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Atlanta Hawks roundtable: What is the team’s biggest strength?

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Orlando Magic v Atlanta Hawks Photo by Kevin C. Cox/Getty Images

The 2020-21 NBA season is nearly here and, after the longest break in recorded history, the Atlanta Hawks will return to action in the coming days. Before the regular season tips off on Dec. 23, the Peachtree Hoops is coming together for a ten-part roundtable series, setting the stage for what’s to come. In part eight, our staff looks to find Atlanta’s biggest strength as a team this season.


Brad Rowland: The easy answer is Trae Young, especially in a league that rewards star-level talent above all else. I’ll let somebody else take that one and say depth. The 2019-20 season was a prime example of how much depth matters, simply because the Hawks didn’t have any and it killed them. This time around, some even view Atlanta as too deep, but having multiple options at every position is a nice luxury to have, especially in a pandemic-challenged season.

Wes Morton: In a complete reversal from a season ago, it’s depth to me. The Hawks have 13 or 14 truly rotation-ready options in a season with a lot of uncertainty, and enter the year with just two of those above the age of 28. After relying on two rookies and a sophomore as the primary wing rotation, the Hawks enter with logjam at that position, even withstanding Gallinari may slide up to the 3 in some lineups. Should injuries or virus concerns strike, Atlanta will be well-suited to adapt quickly.

Glen Willis: This will have come out of nowhere this season, but I think it’s the team’s diversity of playmakers. Young is as good as it gets at the point guard position. And adding Gallinari, who may be as good offensively in the half court as a big outside of Nikola Jokic, brings the team something so vastly different than what they had last season. He can function in the mid post, run pick and roles or just take on mismatches in isolation. Add in what Bogdanovic offers, along with more of what Reddish and Hunter showed attacking mismatches of their own at the end of last season, and finally the Hawks have a nice distribution of playmaking across each position. And that’s not to mention Rondo as the backup point guard (depending upon how much he plays). Don’t be surprised, given how much this team has turned the ball over the last few seasons, if Gallinari does a lot of the ball handling when they are looking to put games away late in the fourth quarter.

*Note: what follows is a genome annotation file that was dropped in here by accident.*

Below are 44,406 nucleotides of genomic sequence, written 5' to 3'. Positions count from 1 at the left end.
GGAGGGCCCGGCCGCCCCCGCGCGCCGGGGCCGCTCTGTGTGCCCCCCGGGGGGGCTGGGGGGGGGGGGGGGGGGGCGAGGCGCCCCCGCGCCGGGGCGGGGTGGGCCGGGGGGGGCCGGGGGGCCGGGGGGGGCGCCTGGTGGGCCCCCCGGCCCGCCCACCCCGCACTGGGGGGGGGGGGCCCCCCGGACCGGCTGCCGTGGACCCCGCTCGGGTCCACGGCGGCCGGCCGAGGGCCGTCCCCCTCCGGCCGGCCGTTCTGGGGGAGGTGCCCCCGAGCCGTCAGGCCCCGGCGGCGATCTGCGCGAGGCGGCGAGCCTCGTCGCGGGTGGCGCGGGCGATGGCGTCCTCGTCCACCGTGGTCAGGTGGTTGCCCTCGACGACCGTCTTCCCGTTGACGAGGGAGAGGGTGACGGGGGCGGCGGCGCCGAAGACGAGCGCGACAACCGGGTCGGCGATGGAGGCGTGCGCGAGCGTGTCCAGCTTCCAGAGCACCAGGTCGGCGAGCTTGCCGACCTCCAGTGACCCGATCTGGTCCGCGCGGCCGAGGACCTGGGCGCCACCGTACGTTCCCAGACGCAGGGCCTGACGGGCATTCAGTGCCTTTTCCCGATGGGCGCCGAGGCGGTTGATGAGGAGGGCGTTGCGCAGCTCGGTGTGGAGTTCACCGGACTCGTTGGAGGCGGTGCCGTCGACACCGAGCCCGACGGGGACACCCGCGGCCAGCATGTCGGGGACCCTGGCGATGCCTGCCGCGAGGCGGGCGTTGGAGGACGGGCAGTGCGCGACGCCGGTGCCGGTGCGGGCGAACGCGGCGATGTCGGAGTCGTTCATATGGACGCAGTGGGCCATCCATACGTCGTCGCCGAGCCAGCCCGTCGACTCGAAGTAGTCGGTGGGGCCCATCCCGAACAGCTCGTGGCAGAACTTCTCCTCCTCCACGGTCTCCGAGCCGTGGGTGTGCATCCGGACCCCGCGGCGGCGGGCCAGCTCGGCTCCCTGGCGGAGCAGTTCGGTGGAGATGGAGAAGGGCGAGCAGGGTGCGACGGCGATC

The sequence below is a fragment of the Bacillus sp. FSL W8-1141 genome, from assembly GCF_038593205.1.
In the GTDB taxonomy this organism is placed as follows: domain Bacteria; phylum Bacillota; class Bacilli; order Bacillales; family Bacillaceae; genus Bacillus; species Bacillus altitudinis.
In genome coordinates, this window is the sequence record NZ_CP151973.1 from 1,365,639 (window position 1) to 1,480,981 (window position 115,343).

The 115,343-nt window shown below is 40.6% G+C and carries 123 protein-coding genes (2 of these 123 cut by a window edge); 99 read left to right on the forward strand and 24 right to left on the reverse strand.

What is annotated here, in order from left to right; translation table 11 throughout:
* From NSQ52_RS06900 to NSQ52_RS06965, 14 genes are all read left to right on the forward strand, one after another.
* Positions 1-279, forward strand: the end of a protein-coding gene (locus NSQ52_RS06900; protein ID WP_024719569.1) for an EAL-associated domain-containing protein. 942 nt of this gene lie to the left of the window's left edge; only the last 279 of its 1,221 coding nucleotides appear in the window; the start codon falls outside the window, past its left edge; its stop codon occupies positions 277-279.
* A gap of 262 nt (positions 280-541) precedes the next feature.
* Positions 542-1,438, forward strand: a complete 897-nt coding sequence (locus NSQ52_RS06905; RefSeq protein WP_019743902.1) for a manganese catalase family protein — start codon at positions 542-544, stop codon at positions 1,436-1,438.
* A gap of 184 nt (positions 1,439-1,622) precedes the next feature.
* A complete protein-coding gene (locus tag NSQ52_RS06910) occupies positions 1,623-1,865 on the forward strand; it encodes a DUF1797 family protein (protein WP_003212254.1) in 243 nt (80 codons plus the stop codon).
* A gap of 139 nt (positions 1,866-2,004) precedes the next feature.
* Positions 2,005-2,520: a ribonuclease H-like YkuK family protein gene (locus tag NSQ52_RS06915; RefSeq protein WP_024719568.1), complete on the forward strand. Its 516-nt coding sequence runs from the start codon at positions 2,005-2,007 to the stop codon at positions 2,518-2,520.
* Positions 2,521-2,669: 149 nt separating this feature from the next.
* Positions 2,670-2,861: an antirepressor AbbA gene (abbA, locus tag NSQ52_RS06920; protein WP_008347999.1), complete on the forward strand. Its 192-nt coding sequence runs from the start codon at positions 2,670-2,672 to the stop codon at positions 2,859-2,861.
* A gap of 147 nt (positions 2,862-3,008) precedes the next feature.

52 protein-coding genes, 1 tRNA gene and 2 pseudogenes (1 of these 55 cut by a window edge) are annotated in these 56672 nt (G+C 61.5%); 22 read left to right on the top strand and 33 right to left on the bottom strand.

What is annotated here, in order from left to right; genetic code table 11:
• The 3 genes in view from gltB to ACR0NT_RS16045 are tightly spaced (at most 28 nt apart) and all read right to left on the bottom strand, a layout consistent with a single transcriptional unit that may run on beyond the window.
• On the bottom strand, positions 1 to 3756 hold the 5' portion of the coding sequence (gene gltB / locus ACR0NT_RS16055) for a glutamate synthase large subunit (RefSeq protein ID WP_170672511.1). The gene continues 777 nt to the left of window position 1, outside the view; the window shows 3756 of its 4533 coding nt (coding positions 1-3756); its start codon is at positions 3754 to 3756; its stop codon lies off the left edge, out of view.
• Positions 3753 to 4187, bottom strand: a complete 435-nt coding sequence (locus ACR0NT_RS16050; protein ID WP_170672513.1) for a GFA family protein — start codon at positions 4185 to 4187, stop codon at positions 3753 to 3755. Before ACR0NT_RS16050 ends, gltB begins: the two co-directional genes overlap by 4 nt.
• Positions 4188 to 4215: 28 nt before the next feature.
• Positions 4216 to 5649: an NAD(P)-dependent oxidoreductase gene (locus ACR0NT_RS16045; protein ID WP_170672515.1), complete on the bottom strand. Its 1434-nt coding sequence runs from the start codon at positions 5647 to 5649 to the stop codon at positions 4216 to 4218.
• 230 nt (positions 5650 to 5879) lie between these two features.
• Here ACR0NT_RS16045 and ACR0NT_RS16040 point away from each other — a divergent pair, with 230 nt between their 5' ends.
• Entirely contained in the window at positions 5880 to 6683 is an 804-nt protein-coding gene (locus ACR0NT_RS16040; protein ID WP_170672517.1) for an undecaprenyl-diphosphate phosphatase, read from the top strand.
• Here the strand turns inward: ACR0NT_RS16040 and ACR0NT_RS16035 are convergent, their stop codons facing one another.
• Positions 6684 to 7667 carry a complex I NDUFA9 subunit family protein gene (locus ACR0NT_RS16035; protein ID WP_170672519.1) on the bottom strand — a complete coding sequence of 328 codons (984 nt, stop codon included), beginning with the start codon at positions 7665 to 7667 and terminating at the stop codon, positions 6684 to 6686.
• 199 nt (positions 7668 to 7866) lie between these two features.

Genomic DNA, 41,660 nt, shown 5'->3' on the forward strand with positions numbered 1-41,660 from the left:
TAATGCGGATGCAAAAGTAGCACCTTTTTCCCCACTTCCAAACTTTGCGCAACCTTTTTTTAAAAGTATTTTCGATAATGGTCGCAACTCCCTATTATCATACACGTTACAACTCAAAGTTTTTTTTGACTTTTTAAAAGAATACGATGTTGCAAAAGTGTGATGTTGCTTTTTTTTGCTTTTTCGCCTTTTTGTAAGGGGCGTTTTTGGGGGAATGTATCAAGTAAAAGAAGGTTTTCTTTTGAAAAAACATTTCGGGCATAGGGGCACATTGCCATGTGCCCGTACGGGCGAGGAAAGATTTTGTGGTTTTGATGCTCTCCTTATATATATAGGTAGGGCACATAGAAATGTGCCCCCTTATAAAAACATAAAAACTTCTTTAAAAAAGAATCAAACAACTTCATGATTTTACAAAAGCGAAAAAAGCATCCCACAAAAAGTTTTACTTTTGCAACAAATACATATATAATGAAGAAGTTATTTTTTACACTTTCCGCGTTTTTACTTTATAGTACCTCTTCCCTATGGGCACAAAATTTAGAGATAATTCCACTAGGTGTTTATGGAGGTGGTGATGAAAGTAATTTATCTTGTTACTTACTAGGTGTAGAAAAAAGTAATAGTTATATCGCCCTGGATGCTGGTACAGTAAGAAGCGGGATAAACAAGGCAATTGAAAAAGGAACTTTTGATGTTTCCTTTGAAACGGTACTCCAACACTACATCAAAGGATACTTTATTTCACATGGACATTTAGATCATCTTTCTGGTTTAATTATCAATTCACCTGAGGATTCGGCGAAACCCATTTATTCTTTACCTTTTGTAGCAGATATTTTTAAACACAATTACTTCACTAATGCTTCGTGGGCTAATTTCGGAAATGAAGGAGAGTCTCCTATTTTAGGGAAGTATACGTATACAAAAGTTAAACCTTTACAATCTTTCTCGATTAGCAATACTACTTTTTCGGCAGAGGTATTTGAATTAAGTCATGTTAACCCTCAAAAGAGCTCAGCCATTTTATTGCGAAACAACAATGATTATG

Daniel Comer: I’ll go with shooting. Outside of Young, Collins has developed a nice shot, Reddish has improved, Huerter is lights out when he’s on, Gallinari can shoot it, and so can Bogdanovic. Part of this strength is that they don’t have many weaknesses as far as shooting goes, which means Atlanta should be able to space the floor with several lineups.

Josh Lane: The Hawks offensive lineup of Young, Bogdanovic, Gallinari, Collins, and Hunter/Reddish/Huerter might be one of the better shooting and offensively versatile lineups in the NBA.

Rashad Milligan: I think Atlanta’s biggest strength is scoring. No matter the lineup combination, Lloyd Pierce has a lot of options he can go to for scoring on that unit. Gallinari literally averaged 18 points last season as a third, fourth option on the Oklahoma City Thunder. Boganovic can create his own offense, Young finished top five in scoring last season, Collins averaged 20 points last year, Reddish and Hunter can get 20 points any night, Huerter and Goodwin can score as well.

Graham Chapple: The Hawks’ best strength is their offense, and now their offensive versatility. Led by Trae Young, flanked by wing shooters like Bogdan Bogdanovic, Kevin Huerter, De’Andre Hunter and the improving Cam Reddish, surrounded by depth at the forward/center spot with different skill sets in the form of Danilo Gallinari, John Collins and Clint Capela. Pick-and-roll, screen-and-fade, penetration, kick-outs… The Hawks have so much offensive firepower and versatility within that to play with, led by Trae Young.

Ryan Kerley: Offensive versatility. Young is clearly the leader, but there are a lot of new components to the offense. There are inside scorers, perimeter scorers and new facilitators. All of this will be led by Trae Young and he is one of the most dangerous shooters and playmakers in the league. This team is going to be very interesting. I think it will take a little bit of time before we see how good they really are, but it’s promising.

Joel Lorenzi: I’m going to give a broad answer and say their offense. They’ve truly formed an elite offense this offseason, and it will show as they swap out different guys and Gallinari shares the floor with different groups. If you want to get super specific, the amount of threats they’ve built up for pick-and-roll situations is remarkable. They obviously retained the tandem of Young and Collins, but Young and Capela are very lethal, and Young and Gallinari can make for some good pick-and-pops. They’re going to put a lot of pressure on defenses within the P&R.

Zach Hood: Gotta echo Brad here, Trae Young being on the roster is the biggest strength. He’s the nucleus of the offense, which is obviously extremely important. He’s still underrated nationally but expect that to change this season. Buy all the Young stock you can get.